The Bike Klub: After-school Youth Program
I just wanted to send you guys a note on how things are going with the Bike Klub: After-school Youth Program. You may not know but I was transferred from my past school of Bernice MacNaughton High School to Riverview Middle School, now I am still in Greater Moncton, Riverview is in the Greater Moncton Area. I have, however, dropped Grade levels of who I teach. I now teach Grade 6, 7 & 8 Technology and I run the program out of this school. I am trying to get back into a high school for next year, keeping my fingers crossed!!
I do still have some high school students that participate in Bike Klub and I have younger students from the school I teach at, so it's a mix now. We have been struggling, no doubt, with the increased number of schools in the US doing the same thing I am and the economy the way it is, sponsorship has dropped off significantly but I keep trying and keep going.
We are coming to end of two more builds, the kids have really taken to the three British motorcycles we have worked on, we have, of course, the Phyllis build [Editor's note: a 1969 BSA 650 Lightning bobber], the project that you donated the frame and parts for, this bike has taken us a very long time to get to this point. We have been very fussy about certain things, we wanted a certain look and certain features, this took time and money. We need a throttle cable and clutch cable for that Lightning drivetrain in her as well as petcocks and plugs for the tank you donated for her as well. Once the plumbing is done, all we have left is wiring and color!!
We had, for a short time, a 1967 Norton SS D "Milk Crate", apparently called that because of it's ugly off white color, it was one of the military/Police bikes built for Rhodesia or Indonesia in 1966 before the British embargo on that country. A local older gentleman owns it and he asked us to restore it for him, we got about 50% done when he decided to pull the plug on the resto.
However, our closest thing to the road is the 1967 BSA Lightning, all matching numbers kind of a "survivor" bike, I found it in a barn in 2009, it had been there since the fall of 1978. We have been "chipping" away at this one for about 3 years now. The previous owner had removed the tank emblems and filled the sides, did away with the stainless trim and painted it with General Motors engine paint, orange!! It was dirty, ugly but I could see the beautiful Beezer hiding under it all. It's been a lot of manual work on this bike but it's been so worth it, we really didn't do a "restoration" on this one, more of a "rescue", we wanted it to look and remain as stock as possible.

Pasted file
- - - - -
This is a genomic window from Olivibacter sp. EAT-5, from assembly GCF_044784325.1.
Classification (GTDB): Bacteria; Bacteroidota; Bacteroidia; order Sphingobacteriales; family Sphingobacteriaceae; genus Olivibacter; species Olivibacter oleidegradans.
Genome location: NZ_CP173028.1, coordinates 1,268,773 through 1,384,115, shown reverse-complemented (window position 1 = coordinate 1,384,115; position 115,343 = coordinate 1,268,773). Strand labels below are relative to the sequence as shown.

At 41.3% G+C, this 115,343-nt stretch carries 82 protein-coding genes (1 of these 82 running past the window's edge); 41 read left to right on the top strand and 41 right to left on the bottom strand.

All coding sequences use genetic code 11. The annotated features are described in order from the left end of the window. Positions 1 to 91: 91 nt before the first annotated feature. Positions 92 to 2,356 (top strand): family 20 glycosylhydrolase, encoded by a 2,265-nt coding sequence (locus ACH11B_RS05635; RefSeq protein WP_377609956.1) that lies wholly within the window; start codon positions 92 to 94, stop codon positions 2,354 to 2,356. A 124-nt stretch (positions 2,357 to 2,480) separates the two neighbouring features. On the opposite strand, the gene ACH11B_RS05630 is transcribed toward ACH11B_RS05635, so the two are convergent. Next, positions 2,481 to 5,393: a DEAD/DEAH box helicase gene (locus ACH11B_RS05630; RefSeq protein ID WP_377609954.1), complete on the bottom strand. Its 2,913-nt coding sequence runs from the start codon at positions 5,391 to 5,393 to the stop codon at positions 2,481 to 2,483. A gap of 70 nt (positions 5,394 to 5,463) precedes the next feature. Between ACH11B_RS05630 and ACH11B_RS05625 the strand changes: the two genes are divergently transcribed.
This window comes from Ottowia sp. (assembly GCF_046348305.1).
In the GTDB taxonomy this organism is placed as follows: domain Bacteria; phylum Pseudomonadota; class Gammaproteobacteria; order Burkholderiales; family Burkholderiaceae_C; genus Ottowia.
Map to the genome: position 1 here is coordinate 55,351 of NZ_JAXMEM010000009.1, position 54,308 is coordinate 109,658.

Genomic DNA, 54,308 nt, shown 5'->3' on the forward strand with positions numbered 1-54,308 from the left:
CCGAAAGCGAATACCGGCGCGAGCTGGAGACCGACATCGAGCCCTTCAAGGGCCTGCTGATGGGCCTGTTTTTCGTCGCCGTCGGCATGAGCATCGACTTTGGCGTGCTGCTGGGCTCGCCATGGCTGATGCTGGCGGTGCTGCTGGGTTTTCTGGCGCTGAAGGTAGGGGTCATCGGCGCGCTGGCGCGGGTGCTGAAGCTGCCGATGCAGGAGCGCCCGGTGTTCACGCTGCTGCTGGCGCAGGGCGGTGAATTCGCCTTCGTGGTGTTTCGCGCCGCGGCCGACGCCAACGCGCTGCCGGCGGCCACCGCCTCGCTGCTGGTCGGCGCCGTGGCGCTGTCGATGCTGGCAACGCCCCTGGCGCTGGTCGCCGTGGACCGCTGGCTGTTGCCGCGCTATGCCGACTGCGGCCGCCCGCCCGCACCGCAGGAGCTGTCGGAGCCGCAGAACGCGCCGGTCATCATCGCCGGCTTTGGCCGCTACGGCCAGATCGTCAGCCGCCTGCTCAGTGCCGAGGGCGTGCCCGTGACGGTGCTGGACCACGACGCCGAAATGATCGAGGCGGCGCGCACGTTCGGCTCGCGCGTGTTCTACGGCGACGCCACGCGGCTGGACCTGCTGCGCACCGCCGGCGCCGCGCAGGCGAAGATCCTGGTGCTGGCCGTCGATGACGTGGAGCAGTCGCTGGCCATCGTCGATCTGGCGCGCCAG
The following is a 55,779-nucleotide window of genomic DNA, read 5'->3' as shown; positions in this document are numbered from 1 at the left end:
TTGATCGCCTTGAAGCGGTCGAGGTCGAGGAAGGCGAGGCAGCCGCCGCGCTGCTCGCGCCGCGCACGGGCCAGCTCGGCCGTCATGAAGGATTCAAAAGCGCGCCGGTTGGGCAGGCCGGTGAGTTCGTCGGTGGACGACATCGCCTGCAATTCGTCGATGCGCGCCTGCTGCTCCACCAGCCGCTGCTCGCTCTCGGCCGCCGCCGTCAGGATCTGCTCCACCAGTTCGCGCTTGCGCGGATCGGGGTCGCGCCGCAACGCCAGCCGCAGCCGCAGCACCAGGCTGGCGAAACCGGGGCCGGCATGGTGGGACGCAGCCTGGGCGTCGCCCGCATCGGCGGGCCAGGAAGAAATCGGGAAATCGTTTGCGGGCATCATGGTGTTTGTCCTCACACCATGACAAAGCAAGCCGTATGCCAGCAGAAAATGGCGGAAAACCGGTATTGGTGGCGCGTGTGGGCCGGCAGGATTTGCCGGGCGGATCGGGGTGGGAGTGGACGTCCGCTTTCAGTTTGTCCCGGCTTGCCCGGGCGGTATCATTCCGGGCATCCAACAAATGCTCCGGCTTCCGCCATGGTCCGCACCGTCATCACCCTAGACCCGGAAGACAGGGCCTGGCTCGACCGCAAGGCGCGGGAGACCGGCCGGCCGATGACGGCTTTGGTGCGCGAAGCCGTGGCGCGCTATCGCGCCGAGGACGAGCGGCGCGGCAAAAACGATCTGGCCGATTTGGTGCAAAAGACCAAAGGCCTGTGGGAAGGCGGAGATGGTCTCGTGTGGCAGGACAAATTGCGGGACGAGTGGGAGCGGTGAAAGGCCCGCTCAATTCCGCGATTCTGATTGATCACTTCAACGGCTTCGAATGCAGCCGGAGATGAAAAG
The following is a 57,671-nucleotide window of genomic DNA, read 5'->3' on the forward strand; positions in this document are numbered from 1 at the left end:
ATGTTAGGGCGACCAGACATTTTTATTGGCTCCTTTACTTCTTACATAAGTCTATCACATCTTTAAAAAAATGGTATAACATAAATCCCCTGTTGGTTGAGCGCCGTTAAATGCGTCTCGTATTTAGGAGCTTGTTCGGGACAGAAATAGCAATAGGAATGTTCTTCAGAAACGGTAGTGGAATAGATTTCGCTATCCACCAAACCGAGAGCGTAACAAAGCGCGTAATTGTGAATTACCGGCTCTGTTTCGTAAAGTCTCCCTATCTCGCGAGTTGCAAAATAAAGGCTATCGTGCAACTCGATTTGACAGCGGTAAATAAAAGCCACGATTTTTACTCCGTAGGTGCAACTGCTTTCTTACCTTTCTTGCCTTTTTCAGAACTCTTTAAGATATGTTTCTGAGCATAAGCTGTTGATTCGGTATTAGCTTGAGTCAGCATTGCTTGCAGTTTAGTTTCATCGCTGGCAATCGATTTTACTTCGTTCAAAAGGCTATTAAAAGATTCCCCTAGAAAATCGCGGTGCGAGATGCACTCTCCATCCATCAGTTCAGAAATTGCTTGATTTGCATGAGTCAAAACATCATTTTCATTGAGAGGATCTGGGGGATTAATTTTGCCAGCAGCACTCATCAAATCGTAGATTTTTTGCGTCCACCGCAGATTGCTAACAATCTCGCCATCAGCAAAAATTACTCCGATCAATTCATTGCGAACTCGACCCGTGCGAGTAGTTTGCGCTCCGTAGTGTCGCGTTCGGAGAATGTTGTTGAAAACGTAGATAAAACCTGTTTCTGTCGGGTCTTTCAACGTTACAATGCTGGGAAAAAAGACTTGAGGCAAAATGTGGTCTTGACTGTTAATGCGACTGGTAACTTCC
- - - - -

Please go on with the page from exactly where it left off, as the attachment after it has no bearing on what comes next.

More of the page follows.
At first we thought we were going to save the chrome on the tank as the orange paint just scraped off with a plastic scraper but, he scuffed up the chrome around the emblem indents and trashed the chrome, plus there were dents in the tank as well. So we did the bodywork and primed it black for now. we fixed the side covers and taught the kids about using fiberglass and shaping. We cleaned out the bike of oil and gasoline, put all fresh fluids in and tried to start her up, she started on first kick!!
We then cleaned out the clutch plates and hopefully got them working good. We "re-foamed" the seat and retained the original seat cover, replaced the front and back tires with an Avon High Mileage and a Speedmaster. We took all the brakes apart, cleaned the moving parts and lubed the cables and adjusted the brake rods and levers. The CD's with parts diagrams that you gave us have been very helpful in our rescue of this bike.
We really need this bike to be complete for this spring and summer season, we want this bike out there to showcase what we can do but we still need some parts to get it road worthy. I have included pictures of our projects so you can see we are working towards the goal of educating youth about British bikes and completing projects.
Technology Teacher/Manager Bike Klub: After-school Youth Program